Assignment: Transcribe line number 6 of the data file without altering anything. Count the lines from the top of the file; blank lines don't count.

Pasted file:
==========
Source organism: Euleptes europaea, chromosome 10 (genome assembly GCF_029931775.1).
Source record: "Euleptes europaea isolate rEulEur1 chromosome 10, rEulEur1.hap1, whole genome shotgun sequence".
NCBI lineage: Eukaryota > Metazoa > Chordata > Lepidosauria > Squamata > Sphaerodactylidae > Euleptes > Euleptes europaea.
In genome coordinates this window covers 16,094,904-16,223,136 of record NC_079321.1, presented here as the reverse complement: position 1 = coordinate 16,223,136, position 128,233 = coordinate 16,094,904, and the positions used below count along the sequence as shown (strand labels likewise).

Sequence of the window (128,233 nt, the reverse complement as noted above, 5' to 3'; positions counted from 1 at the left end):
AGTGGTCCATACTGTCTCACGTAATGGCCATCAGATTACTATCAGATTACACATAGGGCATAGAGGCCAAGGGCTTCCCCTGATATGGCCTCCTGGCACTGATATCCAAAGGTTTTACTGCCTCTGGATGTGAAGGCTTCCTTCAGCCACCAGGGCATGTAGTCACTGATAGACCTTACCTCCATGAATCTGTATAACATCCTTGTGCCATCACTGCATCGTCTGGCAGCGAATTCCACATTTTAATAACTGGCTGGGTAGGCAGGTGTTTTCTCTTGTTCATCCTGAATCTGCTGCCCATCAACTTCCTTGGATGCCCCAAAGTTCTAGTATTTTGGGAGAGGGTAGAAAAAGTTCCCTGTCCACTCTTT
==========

AGTGGTCCATACTGTCTCACGTAATGGCCATCAGATTACTATCAGATTACACATAGGGCATAGAGGCCAAGGGCTTCCCCTGATATGGCCTCCTGGCACTGATATCCAAAGGTTTTACTGCCTCTGGATGTGAAGGCTTCCTTCAGCCACCAGGGCATGTAGTCACTGATAGACCTTACCTCCATGAATCTGTATAACATCCTTGTGCCATCACTGCATCGTCTGGCAGCGAATTCCACATTTTAATAACTGGCTGGGTAGGCAGGTGTTTTCTCTTGTTCATCCTGAATCTGCTGCCCATCAACTTCCTTGGATGCCCCAAAGTTCTAGTATTTTGGGAGAGGGTAGAAAAAGTTCCCTGTCCACTCTTT